Preprint Review Version 1 Preserved in Portico This version is not peer-reviewed

The Metabolic Bone Disease X-Linked Hypophosphatemia: Case Presentation, Pathophysiology and Pharmacology

Version 1 : Received: 7 May 2021 / Approved: 10 May 2021 / Online: 10 May 2021 (14:37:10 CEST)

A peer-reviewed article of this Preprint also exists.

Vincze, J.; Skinner, B.W.; Tucker, K.A.; Conaway, K.A.; Lowery, J.W.; Hum, J.M. The Metabolic Bone Disease X-linked Hypophosphatemia: Case Presentation, Pathophysiology and Pharmacology. Life 2021, 11, 563. Vincze, J.; Skinner, B.W.; Tucker, K.A.; Conaway, K.A.; Lowery, J.W.; Hum, J.M. The Metabolic Bone Disease X-linked Hypophosphatemia: Case Presentation, Pathophysiology and Pharmacology. Life 2021, 11, 563.

Journal reference: Life 2021, 11, 563
DOI: 10.3390/life11060563

Abstract

The authors present a stereotypical case presentation of x-linked hypophosphatemia (XLH) and provide a review of the pathophysiology and related pharmacology of this condition, primarily focusing on the FDA-approved medication burosumab. XLH is a renal phosphate wasting disorder caused by loss of function mutations in the PHEX gene (phosphate-regulating gene with homologies to endopeptidases on the X chromosome). Typical biochemical findings include elevated serum levels of bioactive/intact Fibroblast Growth Factor 23 (FGF23) which lead to i) low serum phosphate levels, ii) increased fractional excretion of phosphorus, and iii) inappropriately low or normal 1,25-dihydroxyvitamin D (1,25-vitD). XLH is the most common form of heritable rickets and short stature in XLH patients is due to chronic hypophosphatemia. Additionally, XLH patients experience joint pain and osteoarthritis from skeletal deformities, fractures, enthesopathy, spinal stenosis, and hearing loss. Historically, treatment for XLH was limited to oral phosphate supplementation, active vitamin D supplementation, and surgical intervention for cases of severe bowed legs. In 2018, the United States Food and Drug Administration’s (FDA) approved burosumab for the treatment of XLH and this medication has demonstrated substantial benefit compared with conventional therapy. Burosumab binds circulating intact FGF23 and blocks its biological effects in target tissues, resulting in increased serum inorganic phosphate (Pi) concentrations and increased conversion of inactive vitamin D to active 1,25-vitD.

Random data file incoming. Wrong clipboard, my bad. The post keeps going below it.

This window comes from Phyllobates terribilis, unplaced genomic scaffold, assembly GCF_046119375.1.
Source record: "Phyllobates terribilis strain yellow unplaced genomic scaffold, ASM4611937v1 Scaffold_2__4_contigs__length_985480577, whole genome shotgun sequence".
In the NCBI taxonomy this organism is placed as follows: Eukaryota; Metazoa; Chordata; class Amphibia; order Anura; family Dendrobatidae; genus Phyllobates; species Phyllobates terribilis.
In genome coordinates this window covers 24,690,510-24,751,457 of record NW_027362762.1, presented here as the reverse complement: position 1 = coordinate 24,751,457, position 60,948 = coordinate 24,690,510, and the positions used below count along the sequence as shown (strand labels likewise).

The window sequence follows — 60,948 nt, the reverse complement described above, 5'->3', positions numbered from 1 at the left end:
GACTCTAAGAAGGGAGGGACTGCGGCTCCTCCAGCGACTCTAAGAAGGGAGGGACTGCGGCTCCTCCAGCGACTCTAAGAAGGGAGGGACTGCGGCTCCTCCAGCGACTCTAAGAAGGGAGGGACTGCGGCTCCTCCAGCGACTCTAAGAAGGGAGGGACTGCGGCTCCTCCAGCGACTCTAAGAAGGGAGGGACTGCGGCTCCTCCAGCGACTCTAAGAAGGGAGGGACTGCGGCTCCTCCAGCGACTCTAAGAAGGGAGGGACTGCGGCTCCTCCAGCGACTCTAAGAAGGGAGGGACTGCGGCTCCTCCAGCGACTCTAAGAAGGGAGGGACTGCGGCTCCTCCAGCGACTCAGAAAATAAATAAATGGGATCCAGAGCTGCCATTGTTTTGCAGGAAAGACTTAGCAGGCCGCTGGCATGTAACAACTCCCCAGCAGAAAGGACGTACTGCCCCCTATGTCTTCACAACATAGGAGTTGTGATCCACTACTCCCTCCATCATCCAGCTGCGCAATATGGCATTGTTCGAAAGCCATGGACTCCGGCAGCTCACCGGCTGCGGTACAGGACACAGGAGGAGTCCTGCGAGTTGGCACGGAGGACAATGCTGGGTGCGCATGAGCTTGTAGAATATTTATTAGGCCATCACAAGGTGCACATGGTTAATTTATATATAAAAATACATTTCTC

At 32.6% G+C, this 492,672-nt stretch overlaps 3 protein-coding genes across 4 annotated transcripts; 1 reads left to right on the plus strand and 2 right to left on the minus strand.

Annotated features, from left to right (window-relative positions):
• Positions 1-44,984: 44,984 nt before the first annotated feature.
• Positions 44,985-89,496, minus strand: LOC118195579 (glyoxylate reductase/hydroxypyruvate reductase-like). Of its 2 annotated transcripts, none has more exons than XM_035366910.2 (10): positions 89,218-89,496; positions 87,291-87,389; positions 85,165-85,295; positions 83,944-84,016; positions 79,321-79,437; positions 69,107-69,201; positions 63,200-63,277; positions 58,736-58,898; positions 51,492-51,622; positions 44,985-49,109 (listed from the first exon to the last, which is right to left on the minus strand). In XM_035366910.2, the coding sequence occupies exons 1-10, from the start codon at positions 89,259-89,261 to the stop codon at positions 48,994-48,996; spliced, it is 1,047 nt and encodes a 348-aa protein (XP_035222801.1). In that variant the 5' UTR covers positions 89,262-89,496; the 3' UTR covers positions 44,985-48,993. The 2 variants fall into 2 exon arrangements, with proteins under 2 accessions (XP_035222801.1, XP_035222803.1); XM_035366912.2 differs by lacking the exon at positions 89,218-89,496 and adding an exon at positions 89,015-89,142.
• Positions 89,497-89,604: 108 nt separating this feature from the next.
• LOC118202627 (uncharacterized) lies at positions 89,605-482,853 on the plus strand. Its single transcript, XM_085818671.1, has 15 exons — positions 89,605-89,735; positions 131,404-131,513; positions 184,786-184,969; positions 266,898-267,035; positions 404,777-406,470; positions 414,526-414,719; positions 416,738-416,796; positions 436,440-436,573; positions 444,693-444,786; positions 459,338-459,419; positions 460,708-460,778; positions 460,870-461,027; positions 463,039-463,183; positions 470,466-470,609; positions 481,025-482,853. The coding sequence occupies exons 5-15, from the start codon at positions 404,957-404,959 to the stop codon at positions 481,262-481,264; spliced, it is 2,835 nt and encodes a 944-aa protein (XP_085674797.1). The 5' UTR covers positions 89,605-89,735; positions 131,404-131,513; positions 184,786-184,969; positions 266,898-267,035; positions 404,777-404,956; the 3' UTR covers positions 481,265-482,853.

Keywords

metabolic bone disease; burosumab; KRN23; x-linked hypophosphatemia; crysvita; xlh

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